A £2 million programme is underway to fell trees on the side of motorways to stop an aggressive disease in its tracks

National Highways says there is major outbreak' of ash dieback disease in the North West. 

Ash dieback affects shoots, branches and trunk base, causing canopy decline and the death of most affected trees. 

The programme will tackle the problem over the next four months at dozens of locations along the M6, A590, A56, M56, M66, M58, M60 and M61. 

For more information on the works on the nearby M61, see our story about it here: https://www.theboltonnews.co.uk/news/23959787.bolton-m61-trees-felled-due-ash-dieback-fungus/ 

Dead and dying trees will be removed to make areas safe, and contractors will also carry out general environmental management and plant new trees. 

The agency aim to finish the works ahead of spring and bird nesting season.

National Highways Environmental Manager Chloe O’Hare said: “Ash dieback has started to affect trees on our land. We have been monitoring its spread where symptoms have become more severe and are making every effort to minimise its impact. 

"We want to do everything we can to preserve the biodiversity of our soft estate, but at the same time, we need to make sure everybody using our land, on or off road, is safe.

“We want to prolong tree life through careful management. This includes pruning, removing branches, reducing the size of trees and thinning out smaller trees to allow others the space to grow. 

"We will only remove ash trees if we must - when an affected tree is a safety hazard because it's either dying or already dead. Where we can, we'll replace trees to reduce the impact of the disease on the environment."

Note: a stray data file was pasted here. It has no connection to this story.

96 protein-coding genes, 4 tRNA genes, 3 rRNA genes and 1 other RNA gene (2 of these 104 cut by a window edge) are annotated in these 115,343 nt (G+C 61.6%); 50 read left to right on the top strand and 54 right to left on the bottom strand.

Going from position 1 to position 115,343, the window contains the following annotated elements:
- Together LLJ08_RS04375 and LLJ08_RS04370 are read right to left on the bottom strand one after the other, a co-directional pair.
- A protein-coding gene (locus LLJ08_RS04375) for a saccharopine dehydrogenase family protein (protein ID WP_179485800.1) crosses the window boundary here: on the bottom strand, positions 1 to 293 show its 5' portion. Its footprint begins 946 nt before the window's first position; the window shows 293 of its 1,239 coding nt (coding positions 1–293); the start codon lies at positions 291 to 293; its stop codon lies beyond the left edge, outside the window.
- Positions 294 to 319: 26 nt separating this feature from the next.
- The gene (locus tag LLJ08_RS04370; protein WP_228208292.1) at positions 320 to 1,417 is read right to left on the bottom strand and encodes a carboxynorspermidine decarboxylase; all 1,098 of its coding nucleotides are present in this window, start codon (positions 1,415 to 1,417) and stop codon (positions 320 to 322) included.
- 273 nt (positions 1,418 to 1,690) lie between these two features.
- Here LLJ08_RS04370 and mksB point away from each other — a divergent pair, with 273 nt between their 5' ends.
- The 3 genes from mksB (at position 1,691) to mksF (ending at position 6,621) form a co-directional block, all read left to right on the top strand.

She added: "In areas identified for replanting, we will be adding a broader range of native tree species for increased resilience.” 

Keep up to date with roads affected here: https://nationalhighways.co.uk/our-roads/north-west/ash-dieback-in-the-north-west/ 

Ivan Le Fevre, Head of Environment Strategy for National Highways, said:

“We take our environmental responsibilities very seriously and are one of the largest tree planting organisations in the UK, with plans to plant an extra three million trees by 2030. 

“We only cut back or fell trees where it is essential to keep people safe, protect the environment or where it is necessary to allow us to deliver schemes that improve journeys.

“Along areas of our network in the North West, in common with other parts of the UK, the severity of ash dieback has been increasing. Trees pose a safety risk, which means the management of trees is necessary to protect the landscape and all those who use our network.”


Barnaby Wylder, Plant Health Forestry Area Lead NW for the Forestry Commission, said: “Ash dieback has been present in North West England for more than a decade and although symptoms are now widespread, there are still many more living ash trees than dead.   

“The fungus affects trees at different rates depending on their age, site conditions and the individual tree’s genetics.

"Fortunately, a small number of trees appear to be tolerant to the fungus and will hopefully eventually provide healthy ash trees for future generations to enjoy.”